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'Man with the golden arm' Australian donor James Harrison saves 2 million babies in half a century of donating rare blood

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This Australian man has been donating blood continuously for 56 years, and has saved the lives of 2.2 MILLION babies who have a different blood factor than their mother. I donate blood regularly and have always wanted to do stem cells, but this guy is one of humanity's great philanthropists.

He has donated over 1000 times.

An Australian man who has been donating his extremely rare kind of blood for 56 years has saved the lives of more than two million babies.

James Harrison, 74, has an antibody in his plasma that stops babies dying from Rhesus disease, a form of severe anaemia.

He has enabled countless mothers to give birth to healthy babies, including his own daughter, Tracey, who had a healthy son thanks to her father's blood.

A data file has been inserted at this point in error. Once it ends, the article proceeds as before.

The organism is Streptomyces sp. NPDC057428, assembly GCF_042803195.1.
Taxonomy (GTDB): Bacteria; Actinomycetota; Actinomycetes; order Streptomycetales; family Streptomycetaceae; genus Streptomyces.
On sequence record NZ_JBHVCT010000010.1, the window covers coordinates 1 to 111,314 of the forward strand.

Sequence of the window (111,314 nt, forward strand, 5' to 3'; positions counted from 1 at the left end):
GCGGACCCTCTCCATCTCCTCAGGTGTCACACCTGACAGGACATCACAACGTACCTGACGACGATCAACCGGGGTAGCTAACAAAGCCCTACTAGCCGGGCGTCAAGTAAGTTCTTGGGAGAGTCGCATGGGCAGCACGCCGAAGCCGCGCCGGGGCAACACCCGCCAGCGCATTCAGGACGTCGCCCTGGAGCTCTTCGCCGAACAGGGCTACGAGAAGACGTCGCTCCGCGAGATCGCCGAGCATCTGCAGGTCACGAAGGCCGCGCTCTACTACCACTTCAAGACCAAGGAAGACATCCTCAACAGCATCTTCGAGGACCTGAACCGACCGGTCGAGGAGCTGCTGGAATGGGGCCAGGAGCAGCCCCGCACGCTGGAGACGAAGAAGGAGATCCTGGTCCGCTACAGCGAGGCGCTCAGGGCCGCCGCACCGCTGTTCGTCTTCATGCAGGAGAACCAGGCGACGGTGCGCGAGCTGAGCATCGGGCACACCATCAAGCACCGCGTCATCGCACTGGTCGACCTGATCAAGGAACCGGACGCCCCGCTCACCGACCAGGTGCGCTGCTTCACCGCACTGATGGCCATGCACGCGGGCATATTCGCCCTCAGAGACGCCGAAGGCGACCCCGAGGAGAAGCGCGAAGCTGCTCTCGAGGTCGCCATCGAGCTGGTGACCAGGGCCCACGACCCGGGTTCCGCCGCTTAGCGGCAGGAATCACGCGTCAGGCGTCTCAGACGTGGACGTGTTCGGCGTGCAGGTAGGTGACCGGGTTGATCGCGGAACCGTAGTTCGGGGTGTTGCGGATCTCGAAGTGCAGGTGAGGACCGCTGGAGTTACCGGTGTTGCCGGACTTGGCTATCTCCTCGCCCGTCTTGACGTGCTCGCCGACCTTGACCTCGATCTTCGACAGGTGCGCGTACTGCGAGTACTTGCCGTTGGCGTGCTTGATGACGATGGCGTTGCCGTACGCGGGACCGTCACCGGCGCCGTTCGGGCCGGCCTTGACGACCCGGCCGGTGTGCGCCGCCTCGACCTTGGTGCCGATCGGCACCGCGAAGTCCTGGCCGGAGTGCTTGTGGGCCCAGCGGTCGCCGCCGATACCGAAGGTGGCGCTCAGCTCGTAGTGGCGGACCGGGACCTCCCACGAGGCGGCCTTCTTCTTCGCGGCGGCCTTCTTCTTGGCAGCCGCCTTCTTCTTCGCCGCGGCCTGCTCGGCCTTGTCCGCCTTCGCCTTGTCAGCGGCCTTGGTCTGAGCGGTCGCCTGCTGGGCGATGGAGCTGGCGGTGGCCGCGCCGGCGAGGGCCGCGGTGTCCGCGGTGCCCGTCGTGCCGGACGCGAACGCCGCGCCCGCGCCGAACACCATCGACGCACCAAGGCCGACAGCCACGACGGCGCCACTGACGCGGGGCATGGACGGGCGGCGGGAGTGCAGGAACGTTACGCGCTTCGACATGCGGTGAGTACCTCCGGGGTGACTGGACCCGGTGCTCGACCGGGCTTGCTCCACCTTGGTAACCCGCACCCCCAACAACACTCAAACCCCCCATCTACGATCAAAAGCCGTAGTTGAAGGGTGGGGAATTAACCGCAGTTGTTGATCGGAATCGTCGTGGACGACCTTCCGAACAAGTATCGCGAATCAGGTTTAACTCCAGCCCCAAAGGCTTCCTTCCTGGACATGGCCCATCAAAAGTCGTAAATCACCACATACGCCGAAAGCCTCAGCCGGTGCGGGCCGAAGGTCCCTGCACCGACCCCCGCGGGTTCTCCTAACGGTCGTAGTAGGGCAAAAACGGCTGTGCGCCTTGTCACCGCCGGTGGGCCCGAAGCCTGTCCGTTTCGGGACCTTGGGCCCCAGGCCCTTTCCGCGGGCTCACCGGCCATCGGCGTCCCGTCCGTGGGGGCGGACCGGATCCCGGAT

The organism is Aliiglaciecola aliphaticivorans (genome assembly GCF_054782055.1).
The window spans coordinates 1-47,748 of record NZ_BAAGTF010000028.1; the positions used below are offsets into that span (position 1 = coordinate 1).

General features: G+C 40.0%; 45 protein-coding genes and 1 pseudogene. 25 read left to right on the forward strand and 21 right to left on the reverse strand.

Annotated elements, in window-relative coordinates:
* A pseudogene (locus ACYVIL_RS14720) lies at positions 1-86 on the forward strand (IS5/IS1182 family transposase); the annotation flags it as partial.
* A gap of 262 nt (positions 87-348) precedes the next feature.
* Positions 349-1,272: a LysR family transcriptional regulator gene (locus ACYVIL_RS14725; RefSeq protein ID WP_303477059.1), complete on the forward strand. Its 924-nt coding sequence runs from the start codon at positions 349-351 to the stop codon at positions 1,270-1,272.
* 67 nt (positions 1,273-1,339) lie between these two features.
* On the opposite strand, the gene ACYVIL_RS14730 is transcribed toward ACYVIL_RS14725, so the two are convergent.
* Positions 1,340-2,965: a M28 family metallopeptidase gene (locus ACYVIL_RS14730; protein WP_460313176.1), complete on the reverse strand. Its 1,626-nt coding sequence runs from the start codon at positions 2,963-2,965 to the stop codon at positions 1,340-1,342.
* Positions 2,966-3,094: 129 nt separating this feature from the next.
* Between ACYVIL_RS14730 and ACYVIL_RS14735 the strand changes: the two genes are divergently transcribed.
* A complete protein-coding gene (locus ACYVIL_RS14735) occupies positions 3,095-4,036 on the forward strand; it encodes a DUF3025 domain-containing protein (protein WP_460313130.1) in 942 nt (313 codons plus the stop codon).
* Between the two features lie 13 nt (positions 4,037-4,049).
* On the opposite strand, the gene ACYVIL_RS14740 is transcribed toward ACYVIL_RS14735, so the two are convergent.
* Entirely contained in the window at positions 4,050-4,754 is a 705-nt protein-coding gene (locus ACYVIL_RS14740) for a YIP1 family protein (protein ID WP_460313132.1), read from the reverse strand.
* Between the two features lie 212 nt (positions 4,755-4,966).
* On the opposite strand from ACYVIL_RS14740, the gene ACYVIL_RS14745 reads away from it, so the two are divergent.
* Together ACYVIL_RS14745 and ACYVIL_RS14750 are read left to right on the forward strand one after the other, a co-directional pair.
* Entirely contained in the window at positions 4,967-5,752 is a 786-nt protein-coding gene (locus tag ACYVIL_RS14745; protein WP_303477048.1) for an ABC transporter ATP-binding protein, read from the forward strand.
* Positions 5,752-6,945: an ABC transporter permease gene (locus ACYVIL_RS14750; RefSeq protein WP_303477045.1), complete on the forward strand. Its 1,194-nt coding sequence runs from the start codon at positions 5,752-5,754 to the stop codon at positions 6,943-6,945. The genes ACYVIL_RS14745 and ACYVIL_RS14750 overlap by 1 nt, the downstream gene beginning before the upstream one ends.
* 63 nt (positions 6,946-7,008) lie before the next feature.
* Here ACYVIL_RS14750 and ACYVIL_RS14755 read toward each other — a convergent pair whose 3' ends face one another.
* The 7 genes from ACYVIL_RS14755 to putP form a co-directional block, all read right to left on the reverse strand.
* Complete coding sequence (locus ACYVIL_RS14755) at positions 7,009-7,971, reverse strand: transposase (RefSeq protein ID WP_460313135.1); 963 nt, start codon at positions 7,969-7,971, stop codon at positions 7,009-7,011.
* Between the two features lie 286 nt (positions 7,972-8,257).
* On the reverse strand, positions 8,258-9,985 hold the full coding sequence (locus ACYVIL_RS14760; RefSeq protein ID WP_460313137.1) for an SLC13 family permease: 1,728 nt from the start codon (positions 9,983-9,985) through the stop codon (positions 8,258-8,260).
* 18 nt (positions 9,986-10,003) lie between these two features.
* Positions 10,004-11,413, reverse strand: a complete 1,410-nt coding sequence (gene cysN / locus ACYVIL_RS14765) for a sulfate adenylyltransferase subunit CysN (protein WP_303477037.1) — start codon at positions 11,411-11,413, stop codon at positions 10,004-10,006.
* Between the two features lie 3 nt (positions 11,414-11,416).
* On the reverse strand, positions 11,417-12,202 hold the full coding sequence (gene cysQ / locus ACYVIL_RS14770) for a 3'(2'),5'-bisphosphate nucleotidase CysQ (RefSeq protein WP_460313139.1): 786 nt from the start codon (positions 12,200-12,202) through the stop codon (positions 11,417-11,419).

His blood has since led to the development of a vaccine called Anti-D.

He said: 'I've never thought about stopping. Never.' He made a pledge to be a donor aged 14 after undergoing major chest surgery in which he needed 13 litres of blood.

'I was in hospital for three months,' he said. 'The blood I received saved my life so I made a pledge to give blood when I was 18.' 

Just after he started donating he was found to have the rare and life-saving antibody in his blood.

At the time, thousands of babies in Australia were dying each year of Rhesus disease. Other newborns suffered permanent brain damage because of the condition.

The disease creates an incompatibility between the mother's blood and her unborn baby's blood. It stems from one having Rh-positive blood and the other Rh-negative.

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